Berthoud Weekly Surveyor | Covering all the angles in the Garden Spot

Enjoy the Great Outdoors

By: Jim Kilpatrick | The Surveyor | July 29, 2021 | Local News

Elephant Head wildflowers

Summer is time to travel. The viral mess had delayed our normal traversing of the state so now was the time to indulge. We love to drive in Colorado and we have gone on many happy road trips. Santa Fe, NM is our favorite long-distance getaway. To us it feels like visiting another country. I think it is the unique adobe architecture that invokes that feeling. We just drove down after a brief stop in Colorado Springs. We had our favorite lunch at La Plazuela restaurant in La Fonda Inn. The main floor is open to the public to stroll through. It has restaurants, shops and art worth seeing. Just wander in and enjoy the architecture. Sadly Santa Fe is just a shadow of its more flourishing past. I pray this nation will recover what we have lost. We always enjoy the art and the history in Santa Fe. La Fonda is on the oldest hotel corner in America.  The City records note that where La Fonda sits today is the site of the town’s first inn, founded by the Spaniards in 1607. The building today was rebuilt in 1922 and incorporates the original outdoor dining patio. It has hand-carved beams, stained glass skylights, terra cotta tile, hammered tin chandeliers, and a 25-foot cathedral ceiling. It’s like a world away in the next state.

The skies of New Mexico are always beautiful in summer with the building clouds and we had a good refreshing shower as we drove through Chama, NM, to Pagosa Springs and on to Durango. Southern Colorado has the lingering heritage of the Paleo Indian cultures before the Spanish influence, in both Chimney Rock and Mesa Verde. I won’t elaborate here about them, but in the fall we love to stay on top of the Green Table of Mesa Verde, at Far View Lodge and hear nothing but the wind and birds. Shiprock in the distance evokes old 50s cowboy shows to us. One of my favorite novelists of the Old West was Louis L’Amour. I think my father-in-law owned most of his 89 cowboy novels. Seriously, you can still buy his whole collection online for just $125.00. Louis spent summers in the cowboy town of Durango. L’Amour sold over 200 million copies as of June 1988 and another 120 million have sold since his death. He was editing his own memoir the afternoon that he passed away from cancer. Just get one of the Sackett series books to get you in the mood for a visit to the southwest corner of Colorado!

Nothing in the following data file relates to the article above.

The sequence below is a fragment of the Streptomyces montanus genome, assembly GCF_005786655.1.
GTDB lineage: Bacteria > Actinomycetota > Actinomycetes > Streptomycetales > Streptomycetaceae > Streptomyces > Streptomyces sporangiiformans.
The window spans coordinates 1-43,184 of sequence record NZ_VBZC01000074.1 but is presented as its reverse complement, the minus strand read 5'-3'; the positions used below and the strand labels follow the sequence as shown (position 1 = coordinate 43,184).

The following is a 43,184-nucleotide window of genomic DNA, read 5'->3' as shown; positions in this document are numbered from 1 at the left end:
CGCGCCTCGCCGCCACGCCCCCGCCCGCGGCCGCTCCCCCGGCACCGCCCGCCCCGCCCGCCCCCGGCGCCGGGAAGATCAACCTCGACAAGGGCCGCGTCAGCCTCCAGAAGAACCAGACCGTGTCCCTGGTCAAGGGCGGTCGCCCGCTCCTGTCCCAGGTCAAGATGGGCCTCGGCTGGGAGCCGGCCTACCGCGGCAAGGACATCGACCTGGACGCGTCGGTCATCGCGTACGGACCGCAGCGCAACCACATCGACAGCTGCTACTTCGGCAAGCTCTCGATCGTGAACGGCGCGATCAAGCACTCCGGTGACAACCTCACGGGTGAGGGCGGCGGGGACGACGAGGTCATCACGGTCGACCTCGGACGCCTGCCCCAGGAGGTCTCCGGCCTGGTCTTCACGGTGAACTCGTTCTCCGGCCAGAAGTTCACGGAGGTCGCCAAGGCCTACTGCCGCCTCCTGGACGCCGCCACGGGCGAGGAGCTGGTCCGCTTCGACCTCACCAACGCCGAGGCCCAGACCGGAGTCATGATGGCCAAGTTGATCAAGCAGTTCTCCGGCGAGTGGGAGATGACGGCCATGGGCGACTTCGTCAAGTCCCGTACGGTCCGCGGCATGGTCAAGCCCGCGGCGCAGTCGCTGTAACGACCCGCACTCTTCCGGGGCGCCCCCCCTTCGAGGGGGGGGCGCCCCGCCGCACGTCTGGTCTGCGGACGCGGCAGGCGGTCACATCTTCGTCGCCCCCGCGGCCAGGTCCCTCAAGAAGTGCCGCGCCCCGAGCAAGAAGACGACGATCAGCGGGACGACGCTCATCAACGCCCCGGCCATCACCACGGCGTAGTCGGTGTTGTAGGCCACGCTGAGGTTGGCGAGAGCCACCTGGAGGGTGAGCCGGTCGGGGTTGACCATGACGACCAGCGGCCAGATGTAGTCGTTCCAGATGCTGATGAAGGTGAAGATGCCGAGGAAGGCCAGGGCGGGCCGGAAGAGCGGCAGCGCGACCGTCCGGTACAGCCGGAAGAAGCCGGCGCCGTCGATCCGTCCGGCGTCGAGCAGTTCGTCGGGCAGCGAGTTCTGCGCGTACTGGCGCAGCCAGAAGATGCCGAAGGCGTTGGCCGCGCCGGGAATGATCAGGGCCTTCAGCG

Durango is a nice town. Its cowboy and mining past has given way to being a college town. Wolf Creek Pass to the east and the Million Dollar Highway to the north keep it pretty secluded but the adventurous are in for a treat if you venture there.

Check it out:

Our two days in Durango provided me with a fishing trip behind the Purgatory Ski area on a 12-mile dirt road, for a sub-species of Colorado River Cutthroats. 25 of the wild native fish made my day. My wife is a wildflower enthusiast and spotted Monkshood, fringed Gentain, Elephant head, and Solomon’s seal.

From Durango we took US route 550, and on the Million Dollar Highway which began being built in 1880 but was not completely paved till 1935. From Purgatory Ski Resort past to Cold bank Pass 10,640 feet, by Molas Lake and Molas Pass, to Silverton. Silverton is a town started in 1874 by wild and wooly miners, and sits at 9,814 feet in elevation. I think of it as the Sturgis of Colorado. It was a cool 54 degrees on this July morning. From Silverton you drive the Million Dollar Highway to Ouray. Driving toward Red Mountain Pass 11,018 feet, you see avalanche sheds, avalanche shoots and no guard rails. You can usually see marmots, our western groundhogs sunning on the rock cliffs. We passed still occupied cabins that had no visible road access. Ouray is literally tucked up to the mountains but going further north you see the more arid western part of the state.

Each late July we try to drive over McClure Pass from Delta toward Marble, down to Carbondale and Glenwood Springs. Along the way Big B’s fruit stand is our regular stop for Palisade peaches and Big Jim mild green chilies. This road goes through the tiny farming town of Hotchkiss to Paonia Reservoir. The Reservoir is sparsely used but is a good place to have a picnic along the way. On our bucket list is a four wheel drive over Kebler Pass which turns at Paonia Reservoir and goes to Crested Butte. On top of this pass is one of the largest living organisms in the world, an Aspen grove that is literally connected by the roots. These trees are clones of one another, and are considered one giant organism that covers miles. Utah has a grove that also vies for the largest aspen grove and Oregon has a fungal patch that is said to be bigger. Well, I’ll settle on seeing the grove on Kebler Pass one of these days.

I remember taking our adolescent daughters to Marble, Colorado. The Marble mine here is where the marble was mined that was used in the Lincoln Memorial and the Tomb of the Unknown Soldier at Arlington National Cemetery. Did you know Colorado has a marble mine that produces marble as good quality as Italian marble?

Our last night was spent in Dillion before journeying back across Rocky Mountain National Park to Loveland.  A road trip can show you the wild and woolly, the high and harrowing, the beautiful and always breathtaking that is our Colorado. Please venture out for yourself. Thank God I live in such a place.

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